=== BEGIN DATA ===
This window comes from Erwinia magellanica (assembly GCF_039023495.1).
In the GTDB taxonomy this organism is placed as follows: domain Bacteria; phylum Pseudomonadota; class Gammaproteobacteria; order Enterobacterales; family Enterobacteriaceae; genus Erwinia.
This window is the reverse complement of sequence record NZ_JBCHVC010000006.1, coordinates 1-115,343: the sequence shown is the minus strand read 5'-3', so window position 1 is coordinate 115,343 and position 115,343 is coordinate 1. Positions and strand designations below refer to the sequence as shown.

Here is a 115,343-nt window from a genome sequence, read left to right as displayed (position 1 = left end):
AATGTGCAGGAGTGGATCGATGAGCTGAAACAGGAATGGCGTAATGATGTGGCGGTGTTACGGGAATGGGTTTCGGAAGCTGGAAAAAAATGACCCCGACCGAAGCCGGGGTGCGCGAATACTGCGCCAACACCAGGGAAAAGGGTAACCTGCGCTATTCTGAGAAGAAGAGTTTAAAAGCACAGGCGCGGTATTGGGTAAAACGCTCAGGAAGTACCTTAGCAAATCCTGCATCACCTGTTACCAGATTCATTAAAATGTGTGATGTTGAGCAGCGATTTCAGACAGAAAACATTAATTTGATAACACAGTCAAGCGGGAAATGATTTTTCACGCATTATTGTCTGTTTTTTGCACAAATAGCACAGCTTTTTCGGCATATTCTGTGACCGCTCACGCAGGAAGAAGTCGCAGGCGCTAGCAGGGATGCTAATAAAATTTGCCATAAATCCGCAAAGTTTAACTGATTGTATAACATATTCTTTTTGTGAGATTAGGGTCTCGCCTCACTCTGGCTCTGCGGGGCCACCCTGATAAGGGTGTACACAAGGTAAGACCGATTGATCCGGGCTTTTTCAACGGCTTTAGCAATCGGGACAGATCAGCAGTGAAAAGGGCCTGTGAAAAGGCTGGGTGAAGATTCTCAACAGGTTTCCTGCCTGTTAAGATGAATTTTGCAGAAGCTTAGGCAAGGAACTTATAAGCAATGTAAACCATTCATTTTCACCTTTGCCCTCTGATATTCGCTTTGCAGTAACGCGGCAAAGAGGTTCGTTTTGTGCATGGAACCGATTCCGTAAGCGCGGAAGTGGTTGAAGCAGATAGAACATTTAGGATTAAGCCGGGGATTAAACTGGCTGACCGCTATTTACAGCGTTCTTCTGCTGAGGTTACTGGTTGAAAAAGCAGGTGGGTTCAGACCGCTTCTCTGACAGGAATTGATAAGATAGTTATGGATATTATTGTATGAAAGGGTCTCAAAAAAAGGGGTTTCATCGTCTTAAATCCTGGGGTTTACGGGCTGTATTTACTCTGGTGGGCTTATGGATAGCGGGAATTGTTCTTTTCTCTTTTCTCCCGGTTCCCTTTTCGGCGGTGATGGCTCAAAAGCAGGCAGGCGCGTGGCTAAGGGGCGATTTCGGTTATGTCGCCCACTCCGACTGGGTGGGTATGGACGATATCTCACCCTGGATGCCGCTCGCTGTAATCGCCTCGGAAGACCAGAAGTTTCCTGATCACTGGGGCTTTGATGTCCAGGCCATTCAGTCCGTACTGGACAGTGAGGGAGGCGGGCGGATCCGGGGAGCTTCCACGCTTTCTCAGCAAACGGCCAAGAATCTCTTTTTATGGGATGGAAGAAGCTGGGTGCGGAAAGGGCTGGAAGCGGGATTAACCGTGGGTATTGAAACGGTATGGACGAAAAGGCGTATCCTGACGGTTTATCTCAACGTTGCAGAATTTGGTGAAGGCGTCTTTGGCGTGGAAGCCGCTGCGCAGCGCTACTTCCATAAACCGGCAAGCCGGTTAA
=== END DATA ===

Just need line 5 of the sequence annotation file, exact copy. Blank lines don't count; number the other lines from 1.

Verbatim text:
AATGTGCAGGAGTGGATCGATGAGCTGAAACAGGAATGGCGTAATGATGTGGCGGTGTTACGGGAATGGGTTTCGGAAGCTGGAAAAAAATGACCCCGACCGAAGCCGGGGTGCGCGAATACTGCGCCAACACCAGGGAAAAGGGTAACCTGCGCTATTCTGAGAAGAAGAGTTTAAAAGCACAGGCGCGGTATTGGGTAAAACGCTCAGGAAGTACCTTAGCAAATCCTGCATCACCTGTTACCAGATTCATTAAAATGTGTGATGTTGAGCAGCGATTTCAGACAGAAAACATTAATTTGATAACACAGTCAAGCGGGAAATGATTTTTCACGCATTATTGTCTGTTTTTTGCACAAATAGCACAGCTTTTTCGGCATATTCTGTGACCGCTCACGCAGGAAGAAGTCGCAGGCGCTAGCAGGGATGCTAATAAAATTTGCCATAAATCCGCAAAGTTTAACTGATTGTATAACATATTCTTTTTGTGAGATTAGGGTCTCGCCTCACTCTGGCTCTGCGGGGCCACCCTGATAAGGGTGTACACAAGGTAAGACCGATTGATCCGGGCTTTTTCAACGGCTTTAGCAATCGGGACAGATCAGCAGTGAAAAGGGCCTGTGAAAAGGCTGGGTGAAGATTCTCAACAGGTTTCCTGCCTGTTAAGATGAATTTTGCAGAAGCTTAGGCAAGGAACTTATAAGCAATGTAAACCATTCATTTTCACCTTTGCCCTCTGATATTCGCTTTGCAGTAACGCGGCAAAGAGGTTCGTTTTGTGCATGGAACCGATTCCGTAAGCGCGGAAGTGGTTGAAGCAGATAGAACATTTAGGATTAAGCCGGGGATTAAACTGGCTGACCGCTATTTACAGCGTTCTTCTGCTGAGGTTACTGGTTGAAAAAGCAGGTGGGTTCAGACCGCTTCTCTGACAGGAATTGATAAGATAGTTATGGATATTATTGTATGAAAGGGTCTCAAAAAAAGGGGTTTCATCGTCTTAAATCCTGGGGTTTACGGGCTGTATTTACTCTGGTGGGCTTATGGATAGCGGGAATTGTTCTTTTCTCTTTTCTCCCGGTTCCCTTTTCGGCGGTGATGGCTCAAAAGCAGGCAGGCGCGTGGCTAAGGGGCGATTTCGGTTATGTCGCCCACTCCGACTGGGTGGGTATGGACGATATCTCACCCTGGATGCCGCTCGCTGTAATCGCCTCGGAAGACCAGAAGTTTCCTGATCACTGGGGCTTTGATGTCCAGGCCATTCAGTCCGTACTGGACAGTGAGGGAGGCGGGCGGATCCGGGGAGCTTCCACGCTTTCTCAGCAAACGGCCAAGAATCTCTTTTTATGGGATGGAAGAAGCTGGGTGCGGAAAGGGCTGGAAGCGGGATTAACCGTGGGTATTGAAACGGTATGGACGAAAAGGCGTATCCTGACGGTTTATCTCAACGTTGCAGAATTTGGTGAAGGCGTCTTTGGCGTGGAAGCCGCTGCGCAGCGCTACTTCCATAAACCGGCAAGCCGGTTAA